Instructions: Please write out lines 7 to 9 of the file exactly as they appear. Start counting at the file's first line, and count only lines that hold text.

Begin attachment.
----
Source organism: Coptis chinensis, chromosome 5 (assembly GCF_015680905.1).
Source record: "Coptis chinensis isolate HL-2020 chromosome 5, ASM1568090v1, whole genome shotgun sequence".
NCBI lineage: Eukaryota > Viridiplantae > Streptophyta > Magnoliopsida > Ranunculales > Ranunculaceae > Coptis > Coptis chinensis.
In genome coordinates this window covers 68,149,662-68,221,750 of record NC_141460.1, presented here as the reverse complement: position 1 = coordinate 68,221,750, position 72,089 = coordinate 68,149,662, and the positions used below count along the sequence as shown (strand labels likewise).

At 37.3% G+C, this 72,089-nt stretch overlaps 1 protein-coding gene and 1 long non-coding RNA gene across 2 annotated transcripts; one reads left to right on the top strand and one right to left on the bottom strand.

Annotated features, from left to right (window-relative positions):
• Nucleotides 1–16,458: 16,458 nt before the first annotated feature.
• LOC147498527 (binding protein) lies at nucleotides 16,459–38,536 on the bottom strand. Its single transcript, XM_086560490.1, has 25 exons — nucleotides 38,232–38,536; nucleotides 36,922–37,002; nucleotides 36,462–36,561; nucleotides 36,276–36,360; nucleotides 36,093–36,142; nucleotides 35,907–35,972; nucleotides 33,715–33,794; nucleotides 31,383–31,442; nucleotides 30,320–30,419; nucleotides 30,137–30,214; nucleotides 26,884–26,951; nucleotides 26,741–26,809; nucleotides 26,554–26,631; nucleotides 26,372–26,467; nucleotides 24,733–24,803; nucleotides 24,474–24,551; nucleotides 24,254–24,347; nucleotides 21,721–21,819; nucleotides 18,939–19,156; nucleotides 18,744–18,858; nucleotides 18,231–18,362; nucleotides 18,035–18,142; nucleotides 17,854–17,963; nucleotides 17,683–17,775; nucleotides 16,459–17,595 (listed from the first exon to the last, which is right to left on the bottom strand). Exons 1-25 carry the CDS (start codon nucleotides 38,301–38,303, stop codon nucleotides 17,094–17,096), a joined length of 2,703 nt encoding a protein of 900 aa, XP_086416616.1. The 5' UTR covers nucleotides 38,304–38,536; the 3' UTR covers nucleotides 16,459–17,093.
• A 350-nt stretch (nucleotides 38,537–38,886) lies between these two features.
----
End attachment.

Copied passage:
• Nucleotides 1–16,458: 16,458 nt before the first annotated feature.
• LOC147498527 (binding protein) lies at nucleotides 16,459–38,536 on the bottom strand. Its single transcript, XM_086560490.1, has 25 exons — nucleotides 38,232–38,536; nucleotides 36,922–37,002; nucleotides 36,462–36,561; nucleotides 36,276–36,360; nucleotides 36,093–36,142; nucleotides 35,907–35,972; nucleotides 33,715–33,794; nucleotides 31,383–31,442; nucleotides 30,320–30,419; nucleotides 30,137–30,214; nucleotides 26,884–26,951; nucleotides 26,741–26,809; nucleotides 26,554–26,631; nucleotides 26,372–26,467; nucleotides 24,733–24,803; nucleotides 24,474–24,551; nucleotides 24,254–24,347; nucleotides 21,721–21,819; nucleotides 18,939–19,156; nucleotides 18,744–18,858; nucleotides 18,231–18,362; nucleotides 18,035–18,142; nucleotides 17,854–17,963; nucleotides 17,683–17,775; nucleotides 16,459–17,595 (listed from the first exon to the last, which is right to left on the bottom strand). Exons 1-25 carry the CDS (start codon nucleotides 38,301–38,303, stop codon nucleotides 17,094–17,096), a joined length of 2,703 nt encoding a protein of 900 aa, XP_086416616.1. The 5' UTR covers nucleotides 38,304–38,536; the 3' UTR covers nucleotides 16,459–17,093.
• A 350-nt stretch (nucleotides 38,537–38,886) lies between these two features.